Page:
I never thought Jason Palmer would run for president. I’ve known him as many things over the years – entrepreneur, executive, philanthropist, investor, and always a passionate advocate for education. So perhaps politics is the logical culmination for such expertise – enabling it to be channeled into work that can improve how U.S. education evolves, especially now as it intersects with technology, AI, and a rapidly changing world.
I recently spoke with Jason – a leader at organizations including the Gates Foundation, Kaplan, and New Market Ventures – about the impetus behind his run for the United States presidency. He shared what he would like to achieve as president in our new series, 5 Questions.
Why are you running for President?
My decision to engage in public service has been brewing for the past decade, since my time at the Bill & Melinda Gates Foundation, but it really accelerated over the course of 2023. My main reason is all of the reports about young people expressing helplessness and despair, an overall sense that the biggest problems of our era aren’t being addressed. Congress keeps getting more dysfunctional. Leaders of both parties seem unable or unwilling to find win-win solutions for the working class and the next generation. Traditional candidates are stoking the flames, offering 20th-century solutions to 21st-century problems just to get elected—and then achieving very little once they win.
When education or workforce readiness comes up in our national debate, it’s about critical race theory and transgender bathrooms, not 21st-century skills, apprenticeships, credentials or quality jobs. This is unacceptable and I won’t allow the United States of America to sink into an abyss of ignorance.
My presidential campaign aims to pull America out of these conflicts by offering a different, positive, optimistic vision of how we can work together to reinvent and rebuild the American dream. We’ll focus on energizing young people and center-left/center-right problem solvers. They are important contributors who have become disengaged by our current political system and don’t support either big government or big business as the way forward. We must invest much more in our students and early-career workers by dramatically upgrading our education-to-workforce system. We will rebuild our government and laws on a modern platform that puts investments in people first.
Do you think you'll win?
Yes, I do think I can win—but this is definitely a longshot effort. Numerous polls show that nearly two-thirds of the voting public want an alternative to the two main candidates. More than 90 percent of younger Americans want an alternative. The American public wants someone younger, preferably someone who has built a successful career in business. They seek someone from outside Washington. My team and I have proven that we can win when it’s David vs. Goliath. That’s how it works in the startup world. We are going to show how a national presidential campaign can be run like a “lean startup” by leveraging artificial intelligence, growth hacking, and guerilla marketing. We are going to build on top of existing movements and create new multi-partisan coalitions to win.
What's been the biggest surprise so far?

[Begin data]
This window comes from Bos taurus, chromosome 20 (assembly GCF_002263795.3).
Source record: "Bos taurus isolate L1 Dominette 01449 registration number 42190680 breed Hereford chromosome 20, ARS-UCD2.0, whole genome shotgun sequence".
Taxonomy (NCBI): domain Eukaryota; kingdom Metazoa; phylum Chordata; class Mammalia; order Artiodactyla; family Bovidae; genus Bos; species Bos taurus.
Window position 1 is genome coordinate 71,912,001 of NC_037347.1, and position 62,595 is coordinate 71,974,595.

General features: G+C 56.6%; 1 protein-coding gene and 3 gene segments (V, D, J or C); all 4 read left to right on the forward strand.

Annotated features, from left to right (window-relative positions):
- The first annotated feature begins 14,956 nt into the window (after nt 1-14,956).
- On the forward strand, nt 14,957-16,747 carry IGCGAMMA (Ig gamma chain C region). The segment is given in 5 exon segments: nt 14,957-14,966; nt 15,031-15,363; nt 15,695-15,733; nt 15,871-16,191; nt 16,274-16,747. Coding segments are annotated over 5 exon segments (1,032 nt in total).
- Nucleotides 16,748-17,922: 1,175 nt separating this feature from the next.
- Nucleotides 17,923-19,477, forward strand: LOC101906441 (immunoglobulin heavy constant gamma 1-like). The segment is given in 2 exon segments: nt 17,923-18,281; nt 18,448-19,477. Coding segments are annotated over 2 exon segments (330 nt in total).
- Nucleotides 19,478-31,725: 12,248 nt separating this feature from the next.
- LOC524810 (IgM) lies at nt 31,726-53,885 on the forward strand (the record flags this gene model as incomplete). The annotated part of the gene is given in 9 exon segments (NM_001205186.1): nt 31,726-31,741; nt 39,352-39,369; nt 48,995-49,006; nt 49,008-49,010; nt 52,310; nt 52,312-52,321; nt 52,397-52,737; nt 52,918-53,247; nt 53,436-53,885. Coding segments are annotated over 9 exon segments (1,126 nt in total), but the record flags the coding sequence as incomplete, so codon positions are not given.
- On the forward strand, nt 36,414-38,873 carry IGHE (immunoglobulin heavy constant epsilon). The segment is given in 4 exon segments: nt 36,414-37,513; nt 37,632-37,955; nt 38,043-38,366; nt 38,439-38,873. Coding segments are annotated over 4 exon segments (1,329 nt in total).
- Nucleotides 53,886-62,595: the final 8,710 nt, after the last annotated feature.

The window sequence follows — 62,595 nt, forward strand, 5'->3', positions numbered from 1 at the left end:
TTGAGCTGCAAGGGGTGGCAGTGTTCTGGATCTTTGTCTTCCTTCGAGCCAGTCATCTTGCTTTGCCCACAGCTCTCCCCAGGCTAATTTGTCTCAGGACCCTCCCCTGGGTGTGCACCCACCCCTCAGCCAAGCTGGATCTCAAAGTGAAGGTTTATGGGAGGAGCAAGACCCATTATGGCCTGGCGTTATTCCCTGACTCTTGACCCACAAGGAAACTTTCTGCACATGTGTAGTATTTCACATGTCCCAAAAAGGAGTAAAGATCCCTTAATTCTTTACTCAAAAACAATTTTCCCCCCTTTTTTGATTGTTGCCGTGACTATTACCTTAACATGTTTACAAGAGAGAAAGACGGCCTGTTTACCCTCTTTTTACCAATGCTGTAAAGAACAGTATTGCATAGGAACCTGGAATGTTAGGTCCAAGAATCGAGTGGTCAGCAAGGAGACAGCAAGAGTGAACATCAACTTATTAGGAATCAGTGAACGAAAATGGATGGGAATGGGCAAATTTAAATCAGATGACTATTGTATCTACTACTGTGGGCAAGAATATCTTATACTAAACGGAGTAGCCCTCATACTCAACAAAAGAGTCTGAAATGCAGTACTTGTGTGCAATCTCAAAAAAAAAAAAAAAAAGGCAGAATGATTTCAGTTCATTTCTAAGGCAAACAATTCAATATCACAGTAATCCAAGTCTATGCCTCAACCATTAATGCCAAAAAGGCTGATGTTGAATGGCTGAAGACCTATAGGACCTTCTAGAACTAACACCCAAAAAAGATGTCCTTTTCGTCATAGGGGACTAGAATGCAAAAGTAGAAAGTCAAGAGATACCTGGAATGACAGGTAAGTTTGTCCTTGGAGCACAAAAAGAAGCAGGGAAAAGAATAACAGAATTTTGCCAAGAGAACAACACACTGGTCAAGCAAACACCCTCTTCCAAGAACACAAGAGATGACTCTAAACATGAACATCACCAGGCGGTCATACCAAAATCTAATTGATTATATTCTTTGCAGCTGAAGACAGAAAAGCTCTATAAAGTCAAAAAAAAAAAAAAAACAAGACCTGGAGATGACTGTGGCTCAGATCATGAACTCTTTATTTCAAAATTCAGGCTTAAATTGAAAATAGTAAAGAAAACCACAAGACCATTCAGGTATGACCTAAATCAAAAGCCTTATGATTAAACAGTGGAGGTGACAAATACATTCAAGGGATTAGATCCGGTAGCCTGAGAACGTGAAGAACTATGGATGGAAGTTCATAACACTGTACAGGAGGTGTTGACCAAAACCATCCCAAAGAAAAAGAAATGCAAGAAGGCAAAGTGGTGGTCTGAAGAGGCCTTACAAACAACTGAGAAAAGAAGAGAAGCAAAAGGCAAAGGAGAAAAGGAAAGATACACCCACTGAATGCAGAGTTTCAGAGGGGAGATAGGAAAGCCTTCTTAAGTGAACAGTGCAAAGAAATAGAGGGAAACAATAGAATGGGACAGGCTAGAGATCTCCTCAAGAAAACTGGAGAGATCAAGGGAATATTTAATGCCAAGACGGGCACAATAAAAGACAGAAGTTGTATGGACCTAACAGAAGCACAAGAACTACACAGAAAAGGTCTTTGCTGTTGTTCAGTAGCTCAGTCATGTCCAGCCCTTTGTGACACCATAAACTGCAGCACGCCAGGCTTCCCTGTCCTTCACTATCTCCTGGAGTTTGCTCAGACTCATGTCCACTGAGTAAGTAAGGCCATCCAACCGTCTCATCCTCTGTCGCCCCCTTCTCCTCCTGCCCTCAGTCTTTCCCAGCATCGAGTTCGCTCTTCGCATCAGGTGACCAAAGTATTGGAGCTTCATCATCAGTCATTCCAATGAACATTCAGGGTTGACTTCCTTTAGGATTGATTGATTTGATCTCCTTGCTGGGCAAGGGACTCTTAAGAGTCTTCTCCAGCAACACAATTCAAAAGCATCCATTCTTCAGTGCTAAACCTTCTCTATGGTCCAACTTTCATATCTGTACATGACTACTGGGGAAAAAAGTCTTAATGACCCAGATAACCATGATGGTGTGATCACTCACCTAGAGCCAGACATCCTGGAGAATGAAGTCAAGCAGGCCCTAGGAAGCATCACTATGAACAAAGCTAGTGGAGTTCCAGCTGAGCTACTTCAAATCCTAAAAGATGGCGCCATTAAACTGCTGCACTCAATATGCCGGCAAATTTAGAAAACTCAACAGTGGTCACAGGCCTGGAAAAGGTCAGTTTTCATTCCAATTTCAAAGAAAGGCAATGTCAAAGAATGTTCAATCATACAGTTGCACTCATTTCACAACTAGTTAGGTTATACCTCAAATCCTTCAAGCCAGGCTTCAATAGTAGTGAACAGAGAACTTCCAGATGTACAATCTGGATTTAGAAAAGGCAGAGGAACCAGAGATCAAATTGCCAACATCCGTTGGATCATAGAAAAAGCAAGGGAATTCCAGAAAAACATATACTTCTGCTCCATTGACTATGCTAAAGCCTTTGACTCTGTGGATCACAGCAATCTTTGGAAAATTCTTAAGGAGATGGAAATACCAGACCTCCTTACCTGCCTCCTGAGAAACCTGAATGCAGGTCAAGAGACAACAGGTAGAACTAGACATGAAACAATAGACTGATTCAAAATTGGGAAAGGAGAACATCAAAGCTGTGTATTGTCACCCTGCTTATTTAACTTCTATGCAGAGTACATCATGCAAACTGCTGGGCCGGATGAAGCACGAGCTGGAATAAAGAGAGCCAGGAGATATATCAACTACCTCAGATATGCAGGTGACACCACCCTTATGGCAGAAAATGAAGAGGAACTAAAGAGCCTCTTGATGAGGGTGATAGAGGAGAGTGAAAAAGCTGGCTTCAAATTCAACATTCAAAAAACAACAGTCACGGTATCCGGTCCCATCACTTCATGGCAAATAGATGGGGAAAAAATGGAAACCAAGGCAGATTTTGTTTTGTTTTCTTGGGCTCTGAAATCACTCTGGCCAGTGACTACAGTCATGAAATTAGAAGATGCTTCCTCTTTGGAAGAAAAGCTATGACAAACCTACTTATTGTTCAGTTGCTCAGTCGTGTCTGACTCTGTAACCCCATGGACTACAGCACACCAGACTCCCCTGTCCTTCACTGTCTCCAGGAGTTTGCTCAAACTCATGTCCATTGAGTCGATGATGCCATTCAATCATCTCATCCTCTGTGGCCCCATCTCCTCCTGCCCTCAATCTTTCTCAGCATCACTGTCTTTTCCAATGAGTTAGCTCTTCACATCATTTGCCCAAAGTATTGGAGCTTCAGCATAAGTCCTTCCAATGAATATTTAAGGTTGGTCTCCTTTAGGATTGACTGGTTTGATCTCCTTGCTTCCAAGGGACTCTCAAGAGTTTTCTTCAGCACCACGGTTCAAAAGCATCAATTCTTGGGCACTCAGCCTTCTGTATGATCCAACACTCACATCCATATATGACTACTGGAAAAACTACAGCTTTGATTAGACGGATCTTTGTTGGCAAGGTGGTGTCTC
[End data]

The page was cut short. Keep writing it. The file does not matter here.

Fundraising in politics is much more difficult than fundraising for a startup or a venture fund. I knew it would be harder going in, but I didn’t realize it would be a hundred times harder and more complicated.
I know you from your work in education. How does education fit into your platform?
Transforming our education system is a cornerstone of my campaign. America’s education and workforce systems haven’t been upgraded in decades. College is too expensive. Our K-12 curriculum needs to be more project-based and connected to the real world. Students need to be engaged and empowered to find purpose, start companies, develop missions, and learn 21st century skills. I promote embracing alternate forms of postsecondary education and credentialing that are lower in price, higher in return, and more workforce-aligned than traditional higher education. While the college-for-all boon of the last fifteen years has had certain advantages, and the undergraduate degree remains the gold standard, the financial incentives of higher education have led to millions of young Americans drowning under $1.8 trillion in student debt. Smart new policies are needed to reduce the cost of college and solve this crisis. After a decade in this industry, I have some innovative ideas.
Technology can and should empower new ways of learning and preparing for future success. My administration plans to introduce specific programs to that end. We cannot afford to waste time with so-called culture wars. We must push back against the dangerous and antiquated practice of book banning. I support rapidly implementing personalized learning powered by technology in America’s public schools and implementing policies that encourage states to give every teacher a 25 percent raise. One of my other specific proposals is to merge and reorganize the Education and Labor Departments into a new entity–the Department of Talent.
Any other big surprises up your sleeve?
Yes, I’ll be participating in a nationally-televised Democratic debate with invited candidates President Joe Biden, Rep. Dean Phillips (D-MN), Marianne Williamson, and others on Thursday, Jan. 18 in Los Angeles. The Free & Equal Elections Foundation will host the event.